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Travel Health

[ 2 ] December 1, 2009 |

Approximately 1 in 2 travellers will report some kind of illness whilst their travelling. This is not surprising since your body is exposed to more stress while travelling due to the change of environment and conditions. In addition travellers often develop unhealthy habits while travelling such as skipping meals, lack of sleep and excess consumption of alcohol. You are also exposed to many more people than normal who could carry any number of bugs.

You are particularly at risk if you are travelling to tropical climates and countries with substandard health care and hygiene standards. Remember water is not always drinkable and may carry nasty water borne bugs.

While it’s important to take as many preventative measures as possible to avoid getting sick whilst travelling, it is also important to be prepared for the possibility of getting sick.

Health Advisories

Research your destination at Well to Go, the website for the Travel Health Advisory Group. This website provides up to date information on the possible health hazards around the world.

Travel Doctor

Visit your local Travel Doctor and seek advice about the countries you are visiting and the possible health risks. There may be preventative measures you have to take to decrease the chance of getting sick such as vaccinations.

It’s important to see the Travel Doctor at least 6-8 weeks before departure. Don’t leave this to the last minute as some vaccinations take weeks to take effect.

Travelling with Medicine

It is highly likely that at some point during your travels you will need to use medication of some sort. It is particularly important to take with you medications that you use regularly or are likely to use while travelling such as painkillers, allergy relief, cold/flu tablets as well as a round of antibiotics. It can be very difficult to find some medications overseas. If you get sick, you may not be in an area close to a doctor or pharmacy.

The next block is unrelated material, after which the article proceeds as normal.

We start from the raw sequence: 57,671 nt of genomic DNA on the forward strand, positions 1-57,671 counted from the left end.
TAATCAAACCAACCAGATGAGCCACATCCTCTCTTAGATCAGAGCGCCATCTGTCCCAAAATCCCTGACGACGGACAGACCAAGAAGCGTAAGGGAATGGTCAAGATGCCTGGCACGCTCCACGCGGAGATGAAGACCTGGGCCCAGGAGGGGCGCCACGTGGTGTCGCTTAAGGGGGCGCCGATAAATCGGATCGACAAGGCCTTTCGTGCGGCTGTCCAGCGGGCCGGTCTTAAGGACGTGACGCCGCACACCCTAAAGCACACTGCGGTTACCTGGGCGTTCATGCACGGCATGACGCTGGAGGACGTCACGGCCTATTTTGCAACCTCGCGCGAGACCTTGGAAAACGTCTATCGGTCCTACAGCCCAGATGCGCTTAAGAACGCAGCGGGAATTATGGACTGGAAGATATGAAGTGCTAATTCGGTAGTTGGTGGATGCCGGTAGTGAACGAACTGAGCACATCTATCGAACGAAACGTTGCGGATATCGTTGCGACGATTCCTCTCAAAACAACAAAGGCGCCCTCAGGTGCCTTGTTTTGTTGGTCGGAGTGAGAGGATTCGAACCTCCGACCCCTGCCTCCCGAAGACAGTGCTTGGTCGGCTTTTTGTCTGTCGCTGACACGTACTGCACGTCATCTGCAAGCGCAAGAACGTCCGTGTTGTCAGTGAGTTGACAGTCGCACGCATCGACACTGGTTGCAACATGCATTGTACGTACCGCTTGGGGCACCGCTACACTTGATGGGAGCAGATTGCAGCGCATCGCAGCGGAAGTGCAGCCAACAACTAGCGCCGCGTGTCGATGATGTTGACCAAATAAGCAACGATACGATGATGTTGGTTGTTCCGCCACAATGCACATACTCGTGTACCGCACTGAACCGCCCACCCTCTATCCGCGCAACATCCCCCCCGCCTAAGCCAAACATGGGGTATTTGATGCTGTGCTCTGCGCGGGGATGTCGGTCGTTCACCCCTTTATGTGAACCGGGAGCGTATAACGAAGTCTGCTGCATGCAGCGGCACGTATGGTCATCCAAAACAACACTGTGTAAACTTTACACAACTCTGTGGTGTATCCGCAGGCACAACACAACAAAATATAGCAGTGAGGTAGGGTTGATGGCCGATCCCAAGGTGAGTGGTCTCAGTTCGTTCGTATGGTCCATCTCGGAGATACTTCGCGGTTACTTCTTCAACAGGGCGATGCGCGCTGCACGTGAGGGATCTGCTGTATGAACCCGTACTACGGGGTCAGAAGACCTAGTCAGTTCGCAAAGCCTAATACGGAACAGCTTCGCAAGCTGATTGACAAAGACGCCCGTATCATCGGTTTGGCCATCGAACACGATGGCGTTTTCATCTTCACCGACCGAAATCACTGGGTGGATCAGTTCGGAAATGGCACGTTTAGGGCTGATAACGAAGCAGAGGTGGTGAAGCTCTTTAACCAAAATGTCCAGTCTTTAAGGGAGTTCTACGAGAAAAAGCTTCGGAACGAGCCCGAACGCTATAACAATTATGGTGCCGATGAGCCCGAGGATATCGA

It is important to note that many medications you buy overseas will not necessarily be the same strength as medications in Australia, even if they have the same name. Dosage amounts and instructions may not be in English so you need to be very careful with dosages.

In some countries it may be illegal to take in certain types of medication. For example in Greece medication containing codeine is illegal.  Make sure to check with the embassy or consulate of that country for any regulations.

To avoid confusion and possible confiscation at customs always carry medications in their original packaging and always carry a copy of your prescriptions.

Tip: Always take a round of antibiotics since you never know when the inevitable cold is going to turn into an infection. In most countries antibiotics are available by prescription only so you will need to see a doctor to get them. While travelling finding a doctor can be a difficult task.

Note: Always check with government advisories for the latest info on travelling with medicine.

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Category: Travel Tips

About onurwaytravel: Colin has been travelling the world with his young family for the past 2 and half years. He runs a couple of websites all revolve around travel, family travel and digital nomadism. His websites include,, and now View author profile.

Comments (2)

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  1. Great post! I’ve found travelers insurance very helpful in the event of an emergency, or just to help you find a hospital or doctor that speaks English.

    Not to advertise, but of all the companies I’ve used, World Nomads has been the most helpful and even paid about $5000 in claims when I got hurt abroad and had to fly back to NYC.

    Safe journeys!
    .-= Jackie Rose (@letssitoutside)´s last blog ..I cant hide =-.

  2. Sasha says:

    Hi Jackie, thanks for the comment! Great tip with the travel insurance!

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